21. Trees to towers shift: Power lines emerging as a novel habitat for birds in Gujranwala, Pakistan

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Zunaira Noreen, Khawar Sultan

Abstract

Power infrastructure (electricity towers, mobile phone towers, transmission lines and wires) is a unique anthropogenic structure in terms of material composition, design and continuity serving as artificial habitat to avian wildlife for roosting and nesting. This study aimed at finding out the diversity, abundance and behaviour of birds using the power structures as artificial habitat in the Gujranwala city area, Pakistan. Field data was collected in Feb-Mar 2021 during the COVID-19 pandemic and resulting lockdowns in the city by recording all birds’ species and nests on power lines along a circular path (~32 km) by dividing into sampling zones. A total of 24 bird species of 16 families were found to be using these structures as roosting and nesting sites.  The occupation rate of mobile phone towers is found to be 61%, transmission lines 32%, and electricity towers 1.8%. House crow was the most common species (~20% population) followed by the Black kite (~ 18% population). The spatial distribution pattern of nests on power structures indicated higher concentration in the southwestern area contrary to the highest abundance and diversity in the northwestern area close the urban forest planation.  Total 112 nests of 4 species (Black kite, House crow, Common myna and Eurasian collard dove) were present on power lines. Black kite is the most frequent nesting species (>80% of all nests), preferring high structures i.e. transmission lines (99% of all nests) and mobile phone towers (78% of all nests) for making nests. House crow and Common myna make nests on electricity towers at low height. It is found that the area where cutting of trees during the past time period occurred, birds have shifted their nesting habitat from trees to towers (i.e., power structures). Moreover, if habitat destruction continues these power lines will be the new nesting habitat of the birds in the urban area, hence, posing risks to both birds and utility structures. This study also highlighted the importance of strategic plantation in relation to spatial distribution and protection of urban birds.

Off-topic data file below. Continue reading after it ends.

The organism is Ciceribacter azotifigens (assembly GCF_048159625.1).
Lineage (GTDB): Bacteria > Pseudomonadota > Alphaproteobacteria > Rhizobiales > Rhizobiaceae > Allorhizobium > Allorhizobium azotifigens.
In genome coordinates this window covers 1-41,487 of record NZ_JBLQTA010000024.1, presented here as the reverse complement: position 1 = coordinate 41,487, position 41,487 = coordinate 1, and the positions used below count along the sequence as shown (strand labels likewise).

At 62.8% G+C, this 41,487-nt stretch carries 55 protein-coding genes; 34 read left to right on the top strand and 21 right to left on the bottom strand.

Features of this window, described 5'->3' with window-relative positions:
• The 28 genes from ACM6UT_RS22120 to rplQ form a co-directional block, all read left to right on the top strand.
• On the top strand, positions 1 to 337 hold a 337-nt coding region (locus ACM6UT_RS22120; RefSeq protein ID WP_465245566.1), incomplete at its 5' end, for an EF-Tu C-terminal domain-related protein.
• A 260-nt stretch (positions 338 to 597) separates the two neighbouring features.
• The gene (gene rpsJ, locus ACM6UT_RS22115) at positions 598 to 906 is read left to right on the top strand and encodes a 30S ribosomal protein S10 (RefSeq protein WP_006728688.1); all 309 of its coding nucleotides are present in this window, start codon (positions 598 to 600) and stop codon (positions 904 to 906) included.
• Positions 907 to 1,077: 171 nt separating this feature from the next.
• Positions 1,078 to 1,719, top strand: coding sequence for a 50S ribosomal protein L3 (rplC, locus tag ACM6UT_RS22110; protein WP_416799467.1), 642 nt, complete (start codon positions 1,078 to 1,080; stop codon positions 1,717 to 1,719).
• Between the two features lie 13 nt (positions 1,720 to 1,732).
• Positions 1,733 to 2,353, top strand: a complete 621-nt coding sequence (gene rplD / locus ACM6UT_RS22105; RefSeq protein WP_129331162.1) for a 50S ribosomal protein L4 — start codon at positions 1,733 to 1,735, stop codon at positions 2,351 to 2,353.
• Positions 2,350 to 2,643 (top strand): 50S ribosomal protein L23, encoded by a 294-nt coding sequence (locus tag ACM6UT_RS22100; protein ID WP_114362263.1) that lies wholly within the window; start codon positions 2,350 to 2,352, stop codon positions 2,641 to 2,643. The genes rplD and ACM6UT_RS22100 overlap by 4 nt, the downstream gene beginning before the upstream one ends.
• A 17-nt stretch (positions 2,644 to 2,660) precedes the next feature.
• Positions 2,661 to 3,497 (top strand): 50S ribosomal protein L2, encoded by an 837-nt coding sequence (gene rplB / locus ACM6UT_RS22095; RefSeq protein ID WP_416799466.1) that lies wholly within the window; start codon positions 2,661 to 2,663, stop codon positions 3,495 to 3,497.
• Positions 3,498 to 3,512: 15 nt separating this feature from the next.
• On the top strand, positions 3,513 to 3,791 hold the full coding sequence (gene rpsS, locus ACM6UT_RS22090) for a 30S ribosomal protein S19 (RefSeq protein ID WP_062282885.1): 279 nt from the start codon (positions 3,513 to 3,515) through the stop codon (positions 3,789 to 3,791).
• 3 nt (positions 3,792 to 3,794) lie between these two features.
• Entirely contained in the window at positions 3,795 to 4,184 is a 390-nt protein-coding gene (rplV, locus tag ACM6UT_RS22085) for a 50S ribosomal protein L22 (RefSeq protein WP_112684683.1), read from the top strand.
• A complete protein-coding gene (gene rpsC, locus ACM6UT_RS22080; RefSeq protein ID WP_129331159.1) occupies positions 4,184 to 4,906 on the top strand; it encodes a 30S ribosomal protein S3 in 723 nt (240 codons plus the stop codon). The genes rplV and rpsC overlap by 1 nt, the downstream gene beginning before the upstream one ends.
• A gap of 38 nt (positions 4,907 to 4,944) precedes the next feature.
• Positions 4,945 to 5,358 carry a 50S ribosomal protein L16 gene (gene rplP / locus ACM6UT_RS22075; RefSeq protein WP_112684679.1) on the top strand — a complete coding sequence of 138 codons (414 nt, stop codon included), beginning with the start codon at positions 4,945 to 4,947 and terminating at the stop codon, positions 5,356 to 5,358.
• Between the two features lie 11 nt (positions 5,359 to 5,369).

Keywords: Birds; COVID-19 lockdowns; Diversity; Phone towers; Power lines; Urbanization


http://dx.doi.org/10.19045/bspab.2022.110063

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